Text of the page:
Illinois Death Penalty Ban Spurs Legislators Into Action
By Greg McDonald, Senior Writer
When Illinois Republican Gov. George Ryan declared a moratorium on executions two years ago, death penalty opponents braced for what they hoped would be a string of state death bans. That didn't happen. But Ryan's action has ignited a new debate over capital punishment in legislatures across the country.
"Thanks to Gov. Ryan it's safe for politicians to talk about changing the death penalty laws," David Elliott, a spokesman for the National Coalition to Abolish the Death Penalty, told Stateline. "I think we would have seen movement eventually if Illinois had not acted, but Gov. Ryan proved that you can discuss the issue and not get struck by lightning."
Since his executive order halting all executions was issued on Jan. 31, 2000, only one other governor Parris Glendening of Maryland has followed suit. Glendening, a Democrat, issued his order on May 9 of this year placing a hold on death sentences until a study on how the law is imposed is completed. No other states have moratoriums in place.
But 21 state legislatures have held debates on the issue since Ryan's action, which may be an indication, death penalty opponents say, that momentum is building for changing or even repealing capital punishment laws that have put dozens of innocent people on death row since 1976. The Nebraska legislature passed a moratorium in 1999, but it was vetoed by the governor.
More importantly for death penalty opponents, seven states have moved since last year to specifically ban the execution of the mentally retarded, increasing the number that now have such statutes to 18. In addition 16 states have passed laws prohibiting the execution of youthful offenders under the age of 18.
More than two dozen states, meanwhile, have moved in the last two years to tighten their death penalty statutes to prevent innocent people from ending up on death row. Seventeen states, for example, now have laws requiring that defendants and those already convicted be given greater access to DNA testing. Even Texas, which continues to execute inmates faster than any other state, has strengthened its minimum standards requirements for the defense of those accused under its death penalty law. Texas has put to death 13 out of the 29 prisoners executed nationwide this year. The latest - Johnny Joe Martinez - was killed by lethal injection at Huntsville Prison Wednesday night (5/22).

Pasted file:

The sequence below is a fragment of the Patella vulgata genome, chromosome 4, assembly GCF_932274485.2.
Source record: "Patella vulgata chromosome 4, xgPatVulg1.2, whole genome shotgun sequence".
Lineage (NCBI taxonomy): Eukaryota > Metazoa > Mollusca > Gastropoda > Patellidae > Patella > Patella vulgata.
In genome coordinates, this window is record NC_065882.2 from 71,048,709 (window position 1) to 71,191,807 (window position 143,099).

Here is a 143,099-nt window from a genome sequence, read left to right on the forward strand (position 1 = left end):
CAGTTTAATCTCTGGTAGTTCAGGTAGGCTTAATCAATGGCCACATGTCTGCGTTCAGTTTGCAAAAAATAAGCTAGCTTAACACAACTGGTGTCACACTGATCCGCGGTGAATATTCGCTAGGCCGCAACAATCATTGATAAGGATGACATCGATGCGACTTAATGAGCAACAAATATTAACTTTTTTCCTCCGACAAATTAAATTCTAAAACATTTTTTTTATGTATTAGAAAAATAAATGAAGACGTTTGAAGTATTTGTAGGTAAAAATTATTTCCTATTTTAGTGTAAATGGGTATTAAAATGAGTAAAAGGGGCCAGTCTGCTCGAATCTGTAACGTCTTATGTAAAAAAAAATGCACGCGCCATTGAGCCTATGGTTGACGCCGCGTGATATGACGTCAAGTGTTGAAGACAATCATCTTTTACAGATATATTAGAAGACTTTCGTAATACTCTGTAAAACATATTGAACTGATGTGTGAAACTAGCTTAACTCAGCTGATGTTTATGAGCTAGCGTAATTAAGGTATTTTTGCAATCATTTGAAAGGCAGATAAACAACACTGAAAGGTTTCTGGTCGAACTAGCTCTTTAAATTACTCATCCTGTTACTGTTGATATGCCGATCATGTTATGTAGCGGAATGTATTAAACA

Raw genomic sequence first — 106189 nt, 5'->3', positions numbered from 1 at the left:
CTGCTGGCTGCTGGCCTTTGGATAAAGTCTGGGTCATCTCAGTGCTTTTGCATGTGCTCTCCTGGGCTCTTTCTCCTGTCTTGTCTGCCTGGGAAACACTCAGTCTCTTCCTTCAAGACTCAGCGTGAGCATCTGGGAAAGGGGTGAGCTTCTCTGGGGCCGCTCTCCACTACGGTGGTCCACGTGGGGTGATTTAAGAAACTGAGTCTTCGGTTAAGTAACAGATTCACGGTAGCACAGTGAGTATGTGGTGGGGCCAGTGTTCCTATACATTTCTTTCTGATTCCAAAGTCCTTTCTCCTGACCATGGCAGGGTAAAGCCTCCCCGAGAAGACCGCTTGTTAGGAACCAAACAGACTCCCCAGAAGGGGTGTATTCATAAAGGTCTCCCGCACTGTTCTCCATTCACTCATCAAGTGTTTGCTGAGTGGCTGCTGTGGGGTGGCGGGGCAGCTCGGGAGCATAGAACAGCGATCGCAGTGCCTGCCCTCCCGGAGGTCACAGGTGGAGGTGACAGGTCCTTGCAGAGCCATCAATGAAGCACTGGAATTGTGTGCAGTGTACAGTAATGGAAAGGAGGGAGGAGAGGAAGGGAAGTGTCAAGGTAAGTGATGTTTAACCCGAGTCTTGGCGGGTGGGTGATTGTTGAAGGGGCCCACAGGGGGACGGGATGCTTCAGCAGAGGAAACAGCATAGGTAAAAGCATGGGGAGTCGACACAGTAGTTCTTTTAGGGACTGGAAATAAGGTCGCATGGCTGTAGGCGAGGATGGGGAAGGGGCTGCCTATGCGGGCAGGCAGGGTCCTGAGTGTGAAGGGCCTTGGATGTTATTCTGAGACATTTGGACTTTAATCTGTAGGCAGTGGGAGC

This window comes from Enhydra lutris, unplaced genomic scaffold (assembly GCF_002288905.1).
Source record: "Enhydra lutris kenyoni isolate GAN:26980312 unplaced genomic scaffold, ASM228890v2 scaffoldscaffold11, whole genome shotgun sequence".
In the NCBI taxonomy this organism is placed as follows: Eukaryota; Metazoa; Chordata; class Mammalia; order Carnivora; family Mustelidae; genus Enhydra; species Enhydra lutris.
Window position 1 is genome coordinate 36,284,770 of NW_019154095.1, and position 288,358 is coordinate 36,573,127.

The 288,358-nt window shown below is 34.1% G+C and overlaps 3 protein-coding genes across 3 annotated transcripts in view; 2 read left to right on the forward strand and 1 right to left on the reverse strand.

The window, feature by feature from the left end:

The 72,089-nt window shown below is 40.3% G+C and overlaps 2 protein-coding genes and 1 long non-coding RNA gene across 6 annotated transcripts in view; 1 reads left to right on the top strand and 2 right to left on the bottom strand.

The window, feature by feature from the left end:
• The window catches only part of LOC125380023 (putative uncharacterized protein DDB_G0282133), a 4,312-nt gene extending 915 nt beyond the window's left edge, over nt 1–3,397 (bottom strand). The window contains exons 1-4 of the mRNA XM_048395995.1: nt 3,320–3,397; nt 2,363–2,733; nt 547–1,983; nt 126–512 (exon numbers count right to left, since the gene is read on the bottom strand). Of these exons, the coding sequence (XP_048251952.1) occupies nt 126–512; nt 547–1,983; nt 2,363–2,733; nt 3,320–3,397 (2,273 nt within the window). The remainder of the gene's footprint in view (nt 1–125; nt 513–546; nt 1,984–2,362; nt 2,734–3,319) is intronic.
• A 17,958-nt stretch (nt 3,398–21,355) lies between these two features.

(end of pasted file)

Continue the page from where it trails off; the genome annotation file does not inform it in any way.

"Those are important statistics because the Supreme Court is getting set to act on the mental retardation issue," Elliott said. "And if the court upholds those statutes... then we believe it's only a short time before they take up the juvenile issue and other questions."
Adding fuel to the debate are recent reports showing that 101 death row prisoners have been exonerated since 1973, according to figures compiled by the Death Penalty Information Center. In at least 12 of those cases, DNA evidence played a significant role in proving innocence.
Although the need for greater access to DNA evidence has dominated the death penalty debate in recent years, both Ryan and Glendening argued in defense of their moratoriums that the issue for them was one of basic morality and fairness.
Ryan's announcement stunned the people of Illinois and the country at first. But when he pointed out that more death sentences in Illinois had been overturned (13 at the time) than carried out, it quieted some of the criticism of his action.
"When it comes to capital punishment, no margin for error is acceptable," he said at the time. The governor has since presented the legislature with a death penalty reform bill containing 85 recommendations aimed at preventing the innocent from being executed.
Today, there are 3,710 inmates on death row in 38 states. The Supreme Court reinstated capital punishment laws in 1976 after suspending them for three years. Since then 778 people have been executed in 32 states. Most of those state-ordered deaths 630 were carried out in the South, primarily in Texas, Virginia, Missouri, Florida and Oklahoma.
It's unclear whether any innocent people have been put to death since 1976. But records show that at least 23 prisoners executed between 1900 and 1973 were later found to have been innocent of the crimes for which they were convicted.
The federal government, which is holding 24 prisoners on death row, has put two people to death since then, both in 2001. United States Sen. Russell Feingold of Wisconsin is trying to prevent future executions at the federal level. He has introduced a national moratorium bill in the Senate.
"This bill is needed because the Maryland and Illinois experiences are not unique. Innocent people have been exonerated on death rows in 24 states," Feingold told Stateline. "With problems like racial disparities and the risk of executing the innocent plaguing the administration of the death penalty nationwide, the only sensible response is a timeout and thorough review."